The fiancé of children's author Helen Bailey – whose body was found in a cesspit below their home – has been found guilty of her murder.
Ian Stewart, 56, was convicted on Wednesday (22 February) of murdering the 51-year-old, who was last seen walking her dog near their home in Royston, Hertfordshire, on 11 April 2016. Her body was eventually found by police three months later.
Stewart, who had plied the author of the Electra Brown novels with sleeping pills for months, suffocated her with a pillow and dumped her in the cesspit last April in order to get his hands on the "substantial financial advantage" that would arrive from her death, estimated at about £4m ($5m).
During the trial at St Albans Crown Court, the jury heard Stewart had amended a monthly standing order from Bailey's account into his from £600 to £4,000 following her death and twice asked for copies of her will while she was reported missing.
The pair had met through an online group for people who had lost their spouses. Bailey's first husband, John Sinfield, drowned while they were on holiday in Barbados in February 2011. Stewart's wife, Diane, died in 2010 following what was believed to be an epileptic fit.
After dumping the body in the cesspit, along with her pet dachshund, Stewart sent her text messages and emails in a bid to cover his tracks.
Stewart was also found guilty of preventing a lawful burial, fraud and three counts of perverting the course of justice. He will be sentenced on 23 February.
Hertfordshire Police have also confirmed they will be re-examine the "sudden, unexpected" death of Stewart's first wife.
Detective Chief Inspector Jerome Kent said: "To kill somebody was despicable enough, but to dispose of her in the way he did and lie to everyone including his own children shows how wicked and despicable that man is."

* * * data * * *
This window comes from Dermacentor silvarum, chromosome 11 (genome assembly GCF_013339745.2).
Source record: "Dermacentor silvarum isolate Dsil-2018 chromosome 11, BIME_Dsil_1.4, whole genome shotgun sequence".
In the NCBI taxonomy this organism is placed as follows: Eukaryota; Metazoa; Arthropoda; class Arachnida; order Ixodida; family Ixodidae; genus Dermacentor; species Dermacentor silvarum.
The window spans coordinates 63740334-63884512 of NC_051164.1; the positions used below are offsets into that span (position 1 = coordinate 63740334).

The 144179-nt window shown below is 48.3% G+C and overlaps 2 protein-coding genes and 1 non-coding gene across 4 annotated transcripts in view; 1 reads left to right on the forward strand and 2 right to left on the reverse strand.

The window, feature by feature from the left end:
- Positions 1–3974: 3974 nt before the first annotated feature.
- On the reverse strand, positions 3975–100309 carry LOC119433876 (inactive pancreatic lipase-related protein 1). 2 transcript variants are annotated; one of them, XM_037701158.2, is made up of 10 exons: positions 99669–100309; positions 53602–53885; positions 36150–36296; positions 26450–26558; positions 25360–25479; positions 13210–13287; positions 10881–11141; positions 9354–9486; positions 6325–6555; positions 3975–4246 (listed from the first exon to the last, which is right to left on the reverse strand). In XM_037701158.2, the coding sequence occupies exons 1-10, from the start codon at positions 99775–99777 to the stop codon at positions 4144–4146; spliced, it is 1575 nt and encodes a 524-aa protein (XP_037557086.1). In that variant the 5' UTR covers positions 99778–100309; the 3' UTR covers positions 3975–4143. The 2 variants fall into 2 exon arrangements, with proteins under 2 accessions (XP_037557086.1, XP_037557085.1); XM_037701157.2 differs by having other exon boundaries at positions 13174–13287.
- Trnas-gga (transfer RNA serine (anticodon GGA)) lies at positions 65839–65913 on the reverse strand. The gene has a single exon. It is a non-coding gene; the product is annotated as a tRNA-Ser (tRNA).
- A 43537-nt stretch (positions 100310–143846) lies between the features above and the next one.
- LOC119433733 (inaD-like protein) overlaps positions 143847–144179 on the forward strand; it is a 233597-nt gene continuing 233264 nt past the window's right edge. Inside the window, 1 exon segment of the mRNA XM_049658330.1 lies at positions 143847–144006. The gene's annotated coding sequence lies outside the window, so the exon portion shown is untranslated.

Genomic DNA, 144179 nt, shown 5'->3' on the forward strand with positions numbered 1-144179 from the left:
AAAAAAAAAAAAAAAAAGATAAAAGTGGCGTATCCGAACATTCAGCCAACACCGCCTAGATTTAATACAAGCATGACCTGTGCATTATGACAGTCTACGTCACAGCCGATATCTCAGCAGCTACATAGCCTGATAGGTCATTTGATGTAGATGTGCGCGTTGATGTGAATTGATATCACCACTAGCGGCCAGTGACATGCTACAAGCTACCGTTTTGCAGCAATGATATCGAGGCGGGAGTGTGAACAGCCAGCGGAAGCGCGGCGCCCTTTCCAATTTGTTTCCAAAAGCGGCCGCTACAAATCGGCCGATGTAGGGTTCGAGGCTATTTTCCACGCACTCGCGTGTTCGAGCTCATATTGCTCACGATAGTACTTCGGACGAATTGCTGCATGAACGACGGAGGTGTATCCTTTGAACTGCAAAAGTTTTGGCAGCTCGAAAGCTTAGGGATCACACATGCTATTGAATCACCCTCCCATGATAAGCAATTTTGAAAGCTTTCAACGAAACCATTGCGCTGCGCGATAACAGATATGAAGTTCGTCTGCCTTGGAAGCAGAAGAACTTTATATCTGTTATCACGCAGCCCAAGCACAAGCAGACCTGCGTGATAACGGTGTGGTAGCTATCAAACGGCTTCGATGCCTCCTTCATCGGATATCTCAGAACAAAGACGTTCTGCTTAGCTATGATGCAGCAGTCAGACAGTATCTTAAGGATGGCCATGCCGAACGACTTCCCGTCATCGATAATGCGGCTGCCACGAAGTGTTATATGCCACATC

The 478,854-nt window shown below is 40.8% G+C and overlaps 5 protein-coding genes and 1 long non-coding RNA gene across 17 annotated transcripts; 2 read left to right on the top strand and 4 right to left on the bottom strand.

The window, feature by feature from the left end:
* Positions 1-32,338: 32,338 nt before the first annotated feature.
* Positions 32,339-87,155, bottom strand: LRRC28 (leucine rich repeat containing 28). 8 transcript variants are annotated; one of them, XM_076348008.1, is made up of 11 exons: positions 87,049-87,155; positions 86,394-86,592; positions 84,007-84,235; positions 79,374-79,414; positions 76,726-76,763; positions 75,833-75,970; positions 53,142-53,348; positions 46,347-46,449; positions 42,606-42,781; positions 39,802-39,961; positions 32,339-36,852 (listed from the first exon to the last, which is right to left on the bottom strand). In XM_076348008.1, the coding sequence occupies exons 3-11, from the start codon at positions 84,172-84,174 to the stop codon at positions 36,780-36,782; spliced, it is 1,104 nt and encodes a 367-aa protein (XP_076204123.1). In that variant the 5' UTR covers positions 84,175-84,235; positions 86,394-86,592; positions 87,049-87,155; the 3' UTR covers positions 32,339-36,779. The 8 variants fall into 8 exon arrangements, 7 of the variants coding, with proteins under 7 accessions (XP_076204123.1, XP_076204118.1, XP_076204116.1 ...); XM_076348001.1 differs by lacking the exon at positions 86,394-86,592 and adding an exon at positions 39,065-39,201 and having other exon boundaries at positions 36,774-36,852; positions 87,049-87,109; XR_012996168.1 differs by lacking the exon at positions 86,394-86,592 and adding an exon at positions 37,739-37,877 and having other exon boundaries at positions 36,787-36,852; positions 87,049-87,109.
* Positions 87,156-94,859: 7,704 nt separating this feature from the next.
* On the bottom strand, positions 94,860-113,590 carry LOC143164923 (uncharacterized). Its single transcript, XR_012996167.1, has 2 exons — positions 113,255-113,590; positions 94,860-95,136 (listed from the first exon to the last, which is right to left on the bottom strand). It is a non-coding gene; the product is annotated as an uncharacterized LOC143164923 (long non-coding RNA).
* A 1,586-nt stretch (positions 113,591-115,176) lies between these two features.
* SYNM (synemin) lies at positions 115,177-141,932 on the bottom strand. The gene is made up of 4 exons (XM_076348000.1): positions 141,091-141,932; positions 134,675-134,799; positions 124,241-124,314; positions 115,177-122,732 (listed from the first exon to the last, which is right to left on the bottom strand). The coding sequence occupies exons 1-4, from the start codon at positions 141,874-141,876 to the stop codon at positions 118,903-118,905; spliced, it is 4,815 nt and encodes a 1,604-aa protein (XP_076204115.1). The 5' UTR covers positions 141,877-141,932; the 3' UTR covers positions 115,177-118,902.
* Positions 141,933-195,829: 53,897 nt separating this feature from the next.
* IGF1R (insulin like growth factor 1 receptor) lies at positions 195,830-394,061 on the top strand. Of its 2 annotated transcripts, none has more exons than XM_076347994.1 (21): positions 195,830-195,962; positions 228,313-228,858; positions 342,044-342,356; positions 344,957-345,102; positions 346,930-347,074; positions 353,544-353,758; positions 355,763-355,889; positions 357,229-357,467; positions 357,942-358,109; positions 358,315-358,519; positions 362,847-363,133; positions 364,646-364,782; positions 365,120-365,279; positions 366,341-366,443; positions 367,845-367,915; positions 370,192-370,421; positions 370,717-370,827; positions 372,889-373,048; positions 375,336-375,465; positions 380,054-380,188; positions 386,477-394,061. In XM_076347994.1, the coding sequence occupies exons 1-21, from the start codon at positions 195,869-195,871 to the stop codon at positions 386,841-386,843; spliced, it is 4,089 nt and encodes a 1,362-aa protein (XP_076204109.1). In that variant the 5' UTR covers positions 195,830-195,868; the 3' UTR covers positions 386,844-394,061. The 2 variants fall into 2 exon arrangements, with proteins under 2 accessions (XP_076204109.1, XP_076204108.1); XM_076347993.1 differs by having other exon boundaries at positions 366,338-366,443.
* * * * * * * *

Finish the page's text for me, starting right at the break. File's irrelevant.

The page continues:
He added: "I don't believe he had any close feelings for Helen Bailey. Certainly the way he disposed of her body is an indication of the way he thought of her."
In a statement following Stewart's conviction, Bailey's family said: "Despite this victory for justice there can be no celebration. Our families have been devastated and nothing can ever bring Helen back to us, or truly right this wrong.
"A long shadow of loss has been cast over the lives of so many who will always remember Helen with enduring love and affection.
"At her memorial service, we asked attendees to write down what Helen's life had inspired them towards. From over 160 affirmative responses, one person wrote: 'To help people when they needed a friend'.
With these words in mind, we now embark on rebuilding our lives and we respectfully request that we be allowed to do so in peace."
Charles White, from the Crown Prosecution Service, said: "Ian Stewart murdered Helen Bailey and then conducted a cynical, deceitful and calculated charade as he watched the police conduct a futile missing person investigation.
"The prosecution presented a case to the jury which clearly showed how Stewart was linked to Helen's disappearance through mobile phone, computer and CCTV evidence."